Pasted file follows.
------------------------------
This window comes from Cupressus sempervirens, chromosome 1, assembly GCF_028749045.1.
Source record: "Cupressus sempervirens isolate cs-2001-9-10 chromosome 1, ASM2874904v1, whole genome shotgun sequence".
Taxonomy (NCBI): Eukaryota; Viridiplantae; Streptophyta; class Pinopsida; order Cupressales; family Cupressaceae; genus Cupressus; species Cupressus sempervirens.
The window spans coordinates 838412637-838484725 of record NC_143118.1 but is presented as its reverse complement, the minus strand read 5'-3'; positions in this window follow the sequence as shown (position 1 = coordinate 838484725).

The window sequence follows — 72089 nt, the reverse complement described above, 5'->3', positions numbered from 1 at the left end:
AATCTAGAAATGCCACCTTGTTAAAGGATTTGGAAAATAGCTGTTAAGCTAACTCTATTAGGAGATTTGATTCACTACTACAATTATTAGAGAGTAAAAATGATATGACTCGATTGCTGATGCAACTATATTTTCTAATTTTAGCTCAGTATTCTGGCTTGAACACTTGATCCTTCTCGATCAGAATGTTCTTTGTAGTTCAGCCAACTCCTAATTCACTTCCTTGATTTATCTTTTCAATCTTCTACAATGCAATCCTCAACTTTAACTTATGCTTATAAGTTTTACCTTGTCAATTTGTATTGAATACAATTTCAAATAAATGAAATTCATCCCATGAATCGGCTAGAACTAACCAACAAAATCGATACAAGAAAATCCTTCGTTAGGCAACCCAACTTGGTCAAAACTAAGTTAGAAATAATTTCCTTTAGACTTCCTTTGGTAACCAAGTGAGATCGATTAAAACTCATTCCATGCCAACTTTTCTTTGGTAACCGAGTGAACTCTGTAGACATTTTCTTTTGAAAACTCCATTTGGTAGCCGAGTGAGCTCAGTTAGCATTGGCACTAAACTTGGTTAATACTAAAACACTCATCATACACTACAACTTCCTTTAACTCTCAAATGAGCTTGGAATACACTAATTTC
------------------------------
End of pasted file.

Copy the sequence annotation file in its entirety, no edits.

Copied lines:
This window comes from Cupressus sempervirens, chromosome 1, assembly GCF_028749045.1.
Source record: "Cupressus sempervirens isolate cs-2001-9-10 chromosome 1, ASM2874904v1, whole genome shotgun sequence".
Taxonomy (NCBI): Eukaryota; Viridiplantae; Streptophyta; class Pinopsida; order Cupressales; family Cupressaceae; genus Cupressus; species Cupressus sempervirens.
The window spans coordinates 838412637-838484725 of record NC_143118.1 but is presented as its reverse complement, the minus strand read 5'-3'; positions in this window follow the sequence as shown (position 1 = coordinate 838484725).

The window sequence follows — 72089 nt, the reverse complement described above, 5'->3', positions numbered from 1 at the left end:
AATCTAGAAATGCCACCTTGTTAAAGGATTTGGAAAATAGCTGTTAAGCTAACTCTATTAGGAGATTTGATTCACTACTACAATTATTAGAGAGTAAAAATGATATGACTCGATTGCTGATGCAACTATATTTTCTAATTTTAGCTCAGTATTCTGGCTTGAACACTTGATCCTTCTCGATCAGAATGTTCTTTGTAGTTCAGCCAACTCCTAATTCACTTCCTTGATTTATCTTTTCAATCTTCTACAATGCAATCCTCAACTTTAACTTATGCTTATAAGTTTTACCTTGTCAATTTGTATTGAATACAATTTCAAATAAATGAAATTCATCCCATGAATCGGCTAGAACTAACCAACAAAATCGATACAAGAAAATCCTTCGTTAGGCAACCCAACTTGGTCAAAACTAAGTTAGAAATAATTTCCTTTAGACTTCCTTTGGTAACCAAGTGAGATCGATTAAAACTCATTCCATGCCAACTTTTCTTTGGTAACCGAGTGAACTCTGTAGACATTTTCTTTTGAAAACTCCATTTGGTAGCCGAGTGAGCTCAGTTAGCATTGGCACTAAACTTGGTTAATACTAAAACACTCATCATACACTACAACTTCCTTTAACTCTCAAATGAGCTTGGAATACACTAATTTC